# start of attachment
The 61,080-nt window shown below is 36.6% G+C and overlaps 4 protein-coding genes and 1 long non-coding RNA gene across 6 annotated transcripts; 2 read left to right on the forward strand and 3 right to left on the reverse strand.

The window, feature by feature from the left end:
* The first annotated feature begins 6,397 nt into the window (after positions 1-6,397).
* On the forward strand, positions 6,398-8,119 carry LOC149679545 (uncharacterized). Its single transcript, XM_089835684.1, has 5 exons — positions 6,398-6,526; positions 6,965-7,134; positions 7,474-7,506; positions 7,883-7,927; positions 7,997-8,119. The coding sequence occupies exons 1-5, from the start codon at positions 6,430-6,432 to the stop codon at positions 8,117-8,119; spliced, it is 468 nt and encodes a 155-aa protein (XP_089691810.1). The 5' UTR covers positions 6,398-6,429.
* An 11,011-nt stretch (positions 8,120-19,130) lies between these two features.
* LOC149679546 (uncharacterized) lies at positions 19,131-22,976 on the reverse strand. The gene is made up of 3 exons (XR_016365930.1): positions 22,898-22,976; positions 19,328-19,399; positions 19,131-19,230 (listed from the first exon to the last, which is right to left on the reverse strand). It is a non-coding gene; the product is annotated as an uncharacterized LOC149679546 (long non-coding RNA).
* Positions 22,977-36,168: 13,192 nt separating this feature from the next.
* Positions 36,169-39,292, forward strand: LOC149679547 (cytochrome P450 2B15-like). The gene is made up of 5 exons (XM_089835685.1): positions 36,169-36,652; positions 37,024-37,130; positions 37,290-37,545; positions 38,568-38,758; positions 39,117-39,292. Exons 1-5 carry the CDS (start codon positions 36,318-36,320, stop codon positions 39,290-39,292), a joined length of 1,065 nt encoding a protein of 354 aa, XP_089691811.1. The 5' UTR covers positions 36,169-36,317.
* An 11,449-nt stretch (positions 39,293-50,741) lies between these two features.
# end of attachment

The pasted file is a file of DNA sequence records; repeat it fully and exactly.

The 61,080-nt window shown below is 36.6% G+C and overlaps 4 protein-coding genes and 1 long non-coding RNA gene across 6 annotated transcripts; 2 read left to right on the forward strand and 3 right to left on the reverse strand.

The window, feature by feature from the left end:
* The first annotated feature begins 6,397 nt into the window (after positions 1-6,397).
* On the forward strand, positions 6,398-8,119 carry LOC149679545 (uncharacterized). Its single transcript, XM_089835684.1, has 5 exons — positions 6,398-6,526; positions 6,965-7,134; positions 7,474-7,506; positions 7,883-7,927; positions 7,997-8,119. The coding sequence occupies exons 1-5, from the start codon at positions 6,430-6,432 to the stop codon at positions 8,117-8,119; spliced, it is 468 nt and encodes a 155-aa protein (XP_089691810.1). The 5' UTR covers positions 6,398-6,429.
* An 11,011-nt stretch (positions 8,120-19,130) lies between these two features.
* LOC149679546 (uncharacterized) lies at positions 19,131-22,976 on the reverse strand. The gene is made up of 3 exons (XR_016365930.1): positions 22,898-22,976; positions 19,328-19,399; positions 19,131-19,230 (listed from the first exon to the last, which is right to left on the reverse strand). It is a non-coding gene; the product is annotated as an uncharacterized LOC149679546 (long non-coding RNA).
* Positions 22,977-36,168: 13,192 nt separating this feature from the next.
* Positions 36,169-39,292, forward strand: LOC149679547 (cytochrome P450 2B15-like). The gene is made up of 5 exons (XM_089835685.1): positions 36,169-36,652; positions 37,024-37,130; positions 37,290-37,545; positions 38,568-38,758; positions 39,117-39,292. Exons 1-5 carry the CDS (start codon positions 36,318-36,320, stop codon positions 39,290-39,292), a joined length of 1,065 nt encoding a protein of 354 aa, XP_089691811.1. The 5' UTR covers positions 36,169-36,317.
* An 11,449-nt stretch (positions 39,293-50,741) lies between these two features.